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Mini Macro Memo 1: Consumer Spending

Updated: Aug 5, 2020

In my first of what I hope to be a regular series of short macro updates, I want to touch on one of the main points I made in my last full-length article, consumer spending.

The United States economy is propped up on the spending of the everyday consumer. Every year, around 70% of GDP is represented by this domestic spending. When consumer sentiment surrounding the economy is strong, this can be good. Had we gone into a natural recession some economists supported the idea that these consumers would be the reason for a soft-landing. However, today I would like to paint a slightly different picture with recent data pulled from the Bureau of Economic Analysis.

The chart below shows the personal consumption expenditures contrasted with the personal income of the U.S. consumer. As we can see, the percent change in personal income (orange) has remained relatively flat thanks in large part to the stimulus packages governments have been handing out. The chart shows us that the U.S. government did a decent job (thus far) in making sure the personal income of U.S. citizens did not become negatively affected.

The more interesting piece, however, is that consumer spending (represented by the green line) had fallen quite dramatically. A contributing factor to this decline is that it is obviously quite difficult to spend normally when the economy is shut down. As economies open further, and we continue to receive more data, an increasingly detailed picture will be painted. Personally, I view this as suppressed confidence in the consumer space which could hamper the overall recovery of many corporations. This does not mean that stock prices will not continue to rise, but it is important to be wary of these market price recoveries as they assume a quick recovery of demand and spending in a numerous amount of cases.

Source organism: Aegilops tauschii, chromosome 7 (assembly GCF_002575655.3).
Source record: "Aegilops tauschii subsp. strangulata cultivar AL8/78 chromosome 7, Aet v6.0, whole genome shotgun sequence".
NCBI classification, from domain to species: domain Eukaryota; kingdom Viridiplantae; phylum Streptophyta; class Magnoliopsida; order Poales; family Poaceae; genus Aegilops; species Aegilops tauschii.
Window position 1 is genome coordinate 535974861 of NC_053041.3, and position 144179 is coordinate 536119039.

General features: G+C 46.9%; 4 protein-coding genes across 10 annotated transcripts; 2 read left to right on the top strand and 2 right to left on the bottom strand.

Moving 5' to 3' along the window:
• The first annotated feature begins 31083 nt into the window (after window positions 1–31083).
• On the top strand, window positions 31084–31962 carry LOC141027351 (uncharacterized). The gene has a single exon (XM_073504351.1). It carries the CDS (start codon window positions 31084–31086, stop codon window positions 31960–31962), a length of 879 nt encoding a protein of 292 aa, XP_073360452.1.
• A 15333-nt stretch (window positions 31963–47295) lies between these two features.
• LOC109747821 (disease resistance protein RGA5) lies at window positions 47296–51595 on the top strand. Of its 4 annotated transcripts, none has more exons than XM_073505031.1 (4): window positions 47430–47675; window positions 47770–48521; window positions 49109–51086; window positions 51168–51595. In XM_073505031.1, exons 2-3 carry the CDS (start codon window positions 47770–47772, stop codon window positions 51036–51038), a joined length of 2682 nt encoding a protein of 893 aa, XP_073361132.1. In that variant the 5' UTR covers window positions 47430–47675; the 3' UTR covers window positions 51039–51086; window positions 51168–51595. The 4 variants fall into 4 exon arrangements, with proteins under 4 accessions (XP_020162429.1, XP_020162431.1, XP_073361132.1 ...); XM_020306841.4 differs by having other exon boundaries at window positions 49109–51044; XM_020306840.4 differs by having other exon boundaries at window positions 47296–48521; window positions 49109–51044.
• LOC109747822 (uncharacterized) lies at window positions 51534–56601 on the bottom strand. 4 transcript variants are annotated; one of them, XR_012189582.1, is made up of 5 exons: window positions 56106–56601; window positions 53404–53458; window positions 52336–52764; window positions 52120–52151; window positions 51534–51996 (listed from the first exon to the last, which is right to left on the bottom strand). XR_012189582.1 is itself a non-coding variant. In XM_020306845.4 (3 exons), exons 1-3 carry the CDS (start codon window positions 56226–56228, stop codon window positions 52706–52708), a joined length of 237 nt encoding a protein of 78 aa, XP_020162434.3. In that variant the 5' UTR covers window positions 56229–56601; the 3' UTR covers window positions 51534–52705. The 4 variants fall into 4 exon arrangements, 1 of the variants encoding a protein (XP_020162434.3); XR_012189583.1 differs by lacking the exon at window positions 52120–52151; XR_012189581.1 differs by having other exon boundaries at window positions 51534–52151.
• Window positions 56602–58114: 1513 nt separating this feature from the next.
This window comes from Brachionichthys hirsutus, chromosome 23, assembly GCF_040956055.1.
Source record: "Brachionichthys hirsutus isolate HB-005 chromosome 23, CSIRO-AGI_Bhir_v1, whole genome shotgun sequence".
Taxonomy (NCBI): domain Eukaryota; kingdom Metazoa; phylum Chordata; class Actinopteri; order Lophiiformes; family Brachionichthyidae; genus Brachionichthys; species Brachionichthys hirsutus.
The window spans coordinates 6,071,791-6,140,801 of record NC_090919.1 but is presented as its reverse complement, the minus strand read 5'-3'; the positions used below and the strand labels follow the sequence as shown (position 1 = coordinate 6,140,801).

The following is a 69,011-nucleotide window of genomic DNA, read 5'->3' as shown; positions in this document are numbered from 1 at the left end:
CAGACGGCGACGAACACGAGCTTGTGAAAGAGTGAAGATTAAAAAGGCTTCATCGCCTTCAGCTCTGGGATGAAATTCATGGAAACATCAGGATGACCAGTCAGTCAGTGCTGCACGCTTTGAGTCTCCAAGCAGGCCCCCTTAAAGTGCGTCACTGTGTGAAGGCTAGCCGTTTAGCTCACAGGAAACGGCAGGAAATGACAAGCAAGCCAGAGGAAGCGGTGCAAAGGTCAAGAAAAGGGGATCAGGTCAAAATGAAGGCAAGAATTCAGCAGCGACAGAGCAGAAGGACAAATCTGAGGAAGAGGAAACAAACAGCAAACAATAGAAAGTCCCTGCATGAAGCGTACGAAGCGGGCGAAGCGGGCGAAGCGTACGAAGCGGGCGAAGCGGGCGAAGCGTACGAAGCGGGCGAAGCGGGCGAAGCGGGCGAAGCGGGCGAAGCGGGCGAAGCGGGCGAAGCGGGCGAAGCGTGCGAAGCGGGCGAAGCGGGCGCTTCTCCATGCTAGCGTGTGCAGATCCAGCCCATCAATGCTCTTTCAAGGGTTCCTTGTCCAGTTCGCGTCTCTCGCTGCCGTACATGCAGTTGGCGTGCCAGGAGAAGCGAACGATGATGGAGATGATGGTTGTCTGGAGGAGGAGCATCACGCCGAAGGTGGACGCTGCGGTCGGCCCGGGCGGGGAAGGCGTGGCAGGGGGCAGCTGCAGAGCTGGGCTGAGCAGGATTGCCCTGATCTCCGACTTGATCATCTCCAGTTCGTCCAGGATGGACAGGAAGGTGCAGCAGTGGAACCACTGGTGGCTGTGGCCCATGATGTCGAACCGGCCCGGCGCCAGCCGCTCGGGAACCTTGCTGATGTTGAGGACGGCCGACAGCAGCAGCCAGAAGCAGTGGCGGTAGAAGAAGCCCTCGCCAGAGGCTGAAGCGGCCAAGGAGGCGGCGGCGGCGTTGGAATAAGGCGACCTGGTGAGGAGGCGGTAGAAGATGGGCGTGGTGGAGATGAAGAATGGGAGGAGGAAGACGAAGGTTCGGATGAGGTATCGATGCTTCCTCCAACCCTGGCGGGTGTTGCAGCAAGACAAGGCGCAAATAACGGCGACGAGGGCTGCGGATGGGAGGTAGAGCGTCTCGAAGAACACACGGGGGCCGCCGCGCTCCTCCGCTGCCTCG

In my professional opinion, it is important to be invested. However, we should do ourselves a favor and not fall into the trap that is “FOMO” (fear of missing out). The prudent way to invest through both a recession and a bull market, is to understand what is in your portfolio, and to own quality companies at quality prices. That is, to own companies with competitive advantages and a strong balance sheet at a discount to what would be considered their conservative intrinsic value. Succumbing to “FOMO” will ensure that you do the complete opposite.

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